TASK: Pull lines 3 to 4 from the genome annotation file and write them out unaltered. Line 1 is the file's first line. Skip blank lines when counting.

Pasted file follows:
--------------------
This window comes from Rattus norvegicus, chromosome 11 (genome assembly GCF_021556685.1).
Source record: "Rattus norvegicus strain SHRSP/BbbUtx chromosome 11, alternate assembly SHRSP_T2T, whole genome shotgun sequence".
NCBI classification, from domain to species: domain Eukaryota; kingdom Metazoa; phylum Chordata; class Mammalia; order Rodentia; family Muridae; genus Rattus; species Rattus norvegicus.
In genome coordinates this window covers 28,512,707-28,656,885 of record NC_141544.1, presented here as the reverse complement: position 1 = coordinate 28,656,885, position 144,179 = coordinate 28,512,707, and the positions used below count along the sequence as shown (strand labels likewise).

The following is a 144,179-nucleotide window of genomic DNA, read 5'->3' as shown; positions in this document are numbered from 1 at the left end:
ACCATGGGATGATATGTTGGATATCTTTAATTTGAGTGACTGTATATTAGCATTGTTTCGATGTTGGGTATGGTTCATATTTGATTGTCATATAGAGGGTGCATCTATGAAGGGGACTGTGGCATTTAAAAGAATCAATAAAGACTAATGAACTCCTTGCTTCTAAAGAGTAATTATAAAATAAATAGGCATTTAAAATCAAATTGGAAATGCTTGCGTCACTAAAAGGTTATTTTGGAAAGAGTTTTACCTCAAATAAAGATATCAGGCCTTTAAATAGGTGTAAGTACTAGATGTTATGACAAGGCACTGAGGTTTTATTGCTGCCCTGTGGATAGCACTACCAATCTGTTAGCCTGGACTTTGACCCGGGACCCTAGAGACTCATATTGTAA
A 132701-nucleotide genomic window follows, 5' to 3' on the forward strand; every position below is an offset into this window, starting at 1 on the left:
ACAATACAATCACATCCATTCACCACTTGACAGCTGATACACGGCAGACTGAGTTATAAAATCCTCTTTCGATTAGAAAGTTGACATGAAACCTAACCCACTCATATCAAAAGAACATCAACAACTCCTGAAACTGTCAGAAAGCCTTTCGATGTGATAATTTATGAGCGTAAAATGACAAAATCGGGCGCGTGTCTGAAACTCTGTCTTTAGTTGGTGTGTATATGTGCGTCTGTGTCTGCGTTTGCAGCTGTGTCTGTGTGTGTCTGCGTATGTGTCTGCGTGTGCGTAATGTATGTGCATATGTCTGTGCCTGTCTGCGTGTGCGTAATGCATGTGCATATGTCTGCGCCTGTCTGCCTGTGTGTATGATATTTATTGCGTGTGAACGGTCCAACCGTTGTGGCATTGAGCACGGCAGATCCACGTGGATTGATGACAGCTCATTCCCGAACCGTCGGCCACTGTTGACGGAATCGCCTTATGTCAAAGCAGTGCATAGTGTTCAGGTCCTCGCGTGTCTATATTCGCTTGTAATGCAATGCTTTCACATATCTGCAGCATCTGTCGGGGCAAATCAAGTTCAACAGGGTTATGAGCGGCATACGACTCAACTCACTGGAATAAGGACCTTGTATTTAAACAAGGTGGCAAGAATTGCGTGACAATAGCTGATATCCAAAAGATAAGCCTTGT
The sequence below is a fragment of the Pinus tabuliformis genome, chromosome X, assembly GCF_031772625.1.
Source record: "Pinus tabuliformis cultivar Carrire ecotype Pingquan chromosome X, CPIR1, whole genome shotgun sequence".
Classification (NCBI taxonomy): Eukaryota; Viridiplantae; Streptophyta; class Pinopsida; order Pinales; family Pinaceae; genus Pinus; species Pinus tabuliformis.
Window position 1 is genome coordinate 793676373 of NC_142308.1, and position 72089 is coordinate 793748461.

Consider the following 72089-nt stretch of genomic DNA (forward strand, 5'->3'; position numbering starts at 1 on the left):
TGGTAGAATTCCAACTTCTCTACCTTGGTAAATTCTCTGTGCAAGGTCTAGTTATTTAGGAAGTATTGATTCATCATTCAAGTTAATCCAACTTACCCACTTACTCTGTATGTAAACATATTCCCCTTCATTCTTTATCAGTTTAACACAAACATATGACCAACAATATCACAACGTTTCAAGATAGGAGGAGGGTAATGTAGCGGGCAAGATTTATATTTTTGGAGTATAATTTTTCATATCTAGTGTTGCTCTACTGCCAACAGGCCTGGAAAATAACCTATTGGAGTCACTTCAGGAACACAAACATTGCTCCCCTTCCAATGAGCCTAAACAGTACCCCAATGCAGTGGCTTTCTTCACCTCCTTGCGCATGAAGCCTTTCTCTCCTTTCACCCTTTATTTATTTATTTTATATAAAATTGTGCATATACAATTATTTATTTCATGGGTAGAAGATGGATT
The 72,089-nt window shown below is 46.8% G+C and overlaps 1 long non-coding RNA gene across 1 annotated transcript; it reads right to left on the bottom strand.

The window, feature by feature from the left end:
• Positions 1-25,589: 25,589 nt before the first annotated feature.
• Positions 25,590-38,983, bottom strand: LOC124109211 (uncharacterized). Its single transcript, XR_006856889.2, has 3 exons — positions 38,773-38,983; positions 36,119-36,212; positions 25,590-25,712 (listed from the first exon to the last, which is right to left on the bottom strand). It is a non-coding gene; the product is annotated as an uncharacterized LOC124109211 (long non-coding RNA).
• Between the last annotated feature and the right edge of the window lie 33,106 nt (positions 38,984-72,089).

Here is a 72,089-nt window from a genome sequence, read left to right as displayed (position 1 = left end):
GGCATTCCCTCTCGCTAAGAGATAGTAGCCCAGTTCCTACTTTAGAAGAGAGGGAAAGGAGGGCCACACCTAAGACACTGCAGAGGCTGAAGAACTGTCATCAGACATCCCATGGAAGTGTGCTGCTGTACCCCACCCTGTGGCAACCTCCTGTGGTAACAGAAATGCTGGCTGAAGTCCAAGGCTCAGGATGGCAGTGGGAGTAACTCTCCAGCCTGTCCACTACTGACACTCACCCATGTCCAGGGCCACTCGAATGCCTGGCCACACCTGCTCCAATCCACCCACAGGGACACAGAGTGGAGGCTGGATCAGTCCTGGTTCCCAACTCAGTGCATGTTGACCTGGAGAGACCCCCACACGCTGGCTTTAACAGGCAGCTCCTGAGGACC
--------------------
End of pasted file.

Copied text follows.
NCBI classification, from domain to species: domain Eukaryota; kingdom Metazoa; phylum Chordata; class Mammalia; order Rodentia; family Muridae; genus Rattus; species Rattus norvegicus.
In genome coordinates this window covers 28,512,707-28,656,885 of record NC_141544.1, presented here as the reverse complement: position 1 = coordinate 28,656,885, position 144,179 = coordinate 28,512,707, and the positions used below count along the sequence as shown (strand labels likewise).